"Meaningful use" of electronic health records and its relevance to laboratories and pathologists
The focus of this paper is to highlight and assess the importance of the criteria and requirements in the pathology and laboratory setting and electronic interchange of information between the Laboratory Information System (LIS) and EHR systems, commonly known as LIS-EHR interchange. 
We know that in 2004, President Bush tasked our nation with a 10 year mandate to embrace electronic medical records and established and funded the Office of the National Coordinator ONC. This President has continued his support and commitment through the HITECH act, by establishing an EHR incentive program through which individual hospitals and physicians can receive incentive payments for achieving "meaningful use" of certified EHR technology. Of course, this comes with penalties for non-compliance as well.
Our Federal government continues to identify several goals for improving our nation’s health care system and one of the most important among them is to improve quality, safety, and efficiency of healthcare and reduce health disparities.
While there are several numbers floating around on the percent of compliance within the medical community against Meaningful Use, the most recent by the chief scientist of the ONC in an interview with Dr. Mark Braunstein of Georgia Institute of Technology in August 2014 indicates 65% to 70% compliance for Meaningful Use Stage-I (adoption) and much less for stages –II (exchange of data) and III (use of data for DSS). Our government continues to enact regulations to accelerate the implementation of EHR systems and this paper evaluates two areas – pathologists and laboratories and points out that the Core Measures required to become a Meaningful User of Certified EHR technology won’t apply to the practice of pathology since pathologists do not treat patients in an office setting typical of a health care provider and hence neither incentives nor penalties would apply to their services. We now turn our attention to the laboratories.
While there are Core and Menu Set objectives for meaningful use of EHRs for Eligible professionals and Hospitals, the one considered relevant to laboratories is Menu Set objectives. The certification criterion states that the EHRs must (i) electronically receive results; (ii) electronically display test report information; (iii) incorporate results in a structured format (note: the full definition of “structured format” and what it really means has not been provided clearly). It goes on to specify what the test report must include (e.g. patient identification, lab identification, date, test performed and a few other parameters.)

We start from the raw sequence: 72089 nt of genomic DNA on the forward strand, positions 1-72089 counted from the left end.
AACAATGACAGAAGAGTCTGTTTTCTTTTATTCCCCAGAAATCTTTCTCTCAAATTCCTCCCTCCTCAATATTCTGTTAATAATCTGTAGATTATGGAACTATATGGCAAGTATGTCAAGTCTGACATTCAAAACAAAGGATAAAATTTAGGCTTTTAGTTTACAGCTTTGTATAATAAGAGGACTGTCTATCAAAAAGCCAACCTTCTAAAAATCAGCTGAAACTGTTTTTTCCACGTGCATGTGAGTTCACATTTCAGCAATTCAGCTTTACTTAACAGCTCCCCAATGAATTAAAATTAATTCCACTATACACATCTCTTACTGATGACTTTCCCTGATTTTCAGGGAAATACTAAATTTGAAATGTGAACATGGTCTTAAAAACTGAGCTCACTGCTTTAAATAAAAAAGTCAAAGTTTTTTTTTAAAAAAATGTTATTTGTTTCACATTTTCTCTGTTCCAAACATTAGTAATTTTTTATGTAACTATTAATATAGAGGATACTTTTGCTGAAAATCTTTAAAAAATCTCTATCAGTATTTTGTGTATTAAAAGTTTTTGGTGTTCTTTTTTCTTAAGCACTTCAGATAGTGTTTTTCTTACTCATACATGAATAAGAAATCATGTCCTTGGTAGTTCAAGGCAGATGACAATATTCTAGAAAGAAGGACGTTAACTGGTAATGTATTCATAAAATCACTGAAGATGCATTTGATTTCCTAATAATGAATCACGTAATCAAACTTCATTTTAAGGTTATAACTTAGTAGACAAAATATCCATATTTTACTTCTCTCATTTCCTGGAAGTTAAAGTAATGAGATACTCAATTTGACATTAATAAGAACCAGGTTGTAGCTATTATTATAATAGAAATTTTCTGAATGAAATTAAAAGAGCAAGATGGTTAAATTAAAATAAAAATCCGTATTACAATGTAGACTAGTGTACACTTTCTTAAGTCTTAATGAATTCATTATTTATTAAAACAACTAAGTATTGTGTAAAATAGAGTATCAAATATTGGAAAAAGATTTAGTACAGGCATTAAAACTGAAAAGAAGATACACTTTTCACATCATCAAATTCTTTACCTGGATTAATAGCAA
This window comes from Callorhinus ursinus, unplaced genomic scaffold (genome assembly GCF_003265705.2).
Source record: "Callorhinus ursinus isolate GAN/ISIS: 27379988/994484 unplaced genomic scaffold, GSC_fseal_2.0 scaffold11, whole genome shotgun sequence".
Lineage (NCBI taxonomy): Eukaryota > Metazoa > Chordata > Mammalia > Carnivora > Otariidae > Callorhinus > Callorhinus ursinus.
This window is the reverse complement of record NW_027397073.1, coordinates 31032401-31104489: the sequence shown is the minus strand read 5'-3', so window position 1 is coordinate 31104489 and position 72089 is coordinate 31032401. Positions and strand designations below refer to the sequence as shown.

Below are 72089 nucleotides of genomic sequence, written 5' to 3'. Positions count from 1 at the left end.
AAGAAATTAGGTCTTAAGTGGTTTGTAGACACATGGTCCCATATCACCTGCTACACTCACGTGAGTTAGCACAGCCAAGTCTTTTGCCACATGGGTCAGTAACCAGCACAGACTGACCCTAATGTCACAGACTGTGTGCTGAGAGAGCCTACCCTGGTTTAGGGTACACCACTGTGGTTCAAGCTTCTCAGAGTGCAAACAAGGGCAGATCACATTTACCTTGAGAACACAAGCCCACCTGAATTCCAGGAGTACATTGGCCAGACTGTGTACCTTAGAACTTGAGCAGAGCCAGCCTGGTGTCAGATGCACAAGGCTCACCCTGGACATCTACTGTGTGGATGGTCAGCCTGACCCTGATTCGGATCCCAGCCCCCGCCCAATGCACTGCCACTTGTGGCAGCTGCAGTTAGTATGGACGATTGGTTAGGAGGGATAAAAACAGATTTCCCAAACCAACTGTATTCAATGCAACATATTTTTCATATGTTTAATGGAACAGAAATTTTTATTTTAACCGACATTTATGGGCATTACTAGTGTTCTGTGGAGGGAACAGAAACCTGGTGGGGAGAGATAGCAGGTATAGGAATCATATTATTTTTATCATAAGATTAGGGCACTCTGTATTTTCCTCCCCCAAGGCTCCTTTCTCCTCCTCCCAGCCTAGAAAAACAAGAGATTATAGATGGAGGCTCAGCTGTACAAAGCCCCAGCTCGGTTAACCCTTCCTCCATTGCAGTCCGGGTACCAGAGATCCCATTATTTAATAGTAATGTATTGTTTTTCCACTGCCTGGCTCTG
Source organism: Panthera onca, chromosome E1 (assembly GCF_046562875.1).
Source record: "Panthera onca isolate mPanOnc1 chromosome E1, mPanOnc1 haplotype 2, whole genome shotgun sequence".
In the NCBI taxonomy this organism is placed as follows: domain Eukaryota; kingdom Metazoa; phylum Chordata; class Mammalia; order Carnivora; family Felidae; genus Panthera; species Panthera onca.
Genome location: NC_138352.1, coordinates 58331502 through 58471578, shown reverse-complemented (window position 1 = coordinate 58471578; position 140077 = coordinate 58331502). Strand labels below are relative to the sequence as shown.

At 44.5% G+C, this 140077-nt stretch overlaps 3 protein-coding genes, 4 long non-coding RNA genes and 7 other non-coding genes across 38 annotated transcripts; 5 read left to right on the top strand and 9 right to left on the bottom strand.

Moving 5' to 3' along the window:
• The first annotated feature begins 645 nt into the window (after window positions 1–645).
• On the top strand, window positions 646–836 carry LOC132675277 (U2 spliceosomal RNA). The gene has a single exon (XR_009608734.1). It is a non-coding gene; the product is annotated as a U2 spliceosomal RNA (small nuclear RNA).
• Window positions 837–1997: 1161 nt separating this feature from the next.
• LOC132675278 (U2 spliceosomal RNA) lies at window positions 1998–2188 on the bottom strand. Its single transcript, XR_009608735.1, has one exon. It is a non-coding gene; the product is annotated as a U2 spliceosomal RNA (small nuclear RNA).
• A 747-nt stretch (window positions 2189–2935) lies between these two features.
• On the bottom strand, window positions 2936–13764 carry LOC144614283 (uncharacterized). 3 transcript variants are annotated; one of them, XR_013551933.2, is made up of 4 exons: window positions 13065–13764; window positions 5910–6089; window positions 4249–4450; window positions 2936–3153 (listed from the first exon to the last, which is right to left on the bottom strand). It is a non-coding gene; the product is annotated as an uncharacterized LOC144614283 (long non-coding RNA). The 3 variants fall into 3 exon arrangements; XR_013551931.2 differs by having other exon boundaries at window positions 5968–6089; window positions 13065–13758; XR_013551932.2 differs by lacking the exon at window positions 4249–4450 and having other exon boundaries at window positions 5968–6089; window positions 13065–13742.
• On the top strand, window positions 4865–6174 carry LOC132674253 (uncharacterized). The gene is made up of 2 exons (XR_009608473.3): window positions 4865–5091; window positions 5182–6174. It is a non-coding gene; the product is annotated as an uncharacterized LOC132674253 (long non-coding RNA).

Just like ICD-9 or SNOMED-CT is a standard for clinical problem lists, HL7 is a standard for data exchange with public agencies, LOINC is considered the standard for specifying lab test results. It is also known that the LIS-EHR data exchange is not simply a plug and play and calls for substantial investment for seamless integration. Other operational implications for lab systems include (i) Change control, (ii) Ongoing Trouble shooting of interfaces among others.
It is to be noted however that the following needs careful consideration:
1. Data Normalization: Where the same abbreviated code (e.g. DNR) could mean different things based on context. In a hospital setting, it means "DO Not Resuscitate" whereas in the lab data it means, "Do Not Report".
2. Data Aggregation: Implementation of a Master Patient Index that uses sophisticated algorithms to determine and aggregate a patient's records from various heterogeneous sources in the absence of a common ID like SSN.
3. Master Data Management: Where both approaches (i) Centralized data management and (ii) Federated data management are considered viable options with their own pros and cons so an implementing environment could decide which is the right choice for them.
It is clear that the federal government is doing everything in its power to get various health care systems certified and working together and willing to commit funds and oversight and where necessary, impose penalties to make it happen.
It is clear that CPOE systems are here to stay, no matter how hotly it is debated that it hinders progress of clinicians by virtue of additional time spent or having to work in a very protocol and template based structured environment, thus impeding creativity, since the advantages mentioned above far outweigh their current limitations. Besides, it has been a National priority for two Presidents.
While it is encouraging to see the federal government issuing mandates to ensure EHR certification compliance and associating incentives and penalties to improve our nation’s health care as a whole, it is also expected that a 10 year mandate by the then President Bush (in 2004) has gotten us only so far and it is my observation and opinion that it’ll take another decade for all of the systems to work together seamlessly to deliver the expected results in this complex health care ecosystem.
- Henricks, W. (2011, February 11). "Meaningful use" of electronic health records and its relevance to laboratories and pathologists. Retrieved March 8, 2015, from http://www.ncbi.nlm.nih.gov/pmc/articles/PMC3049251/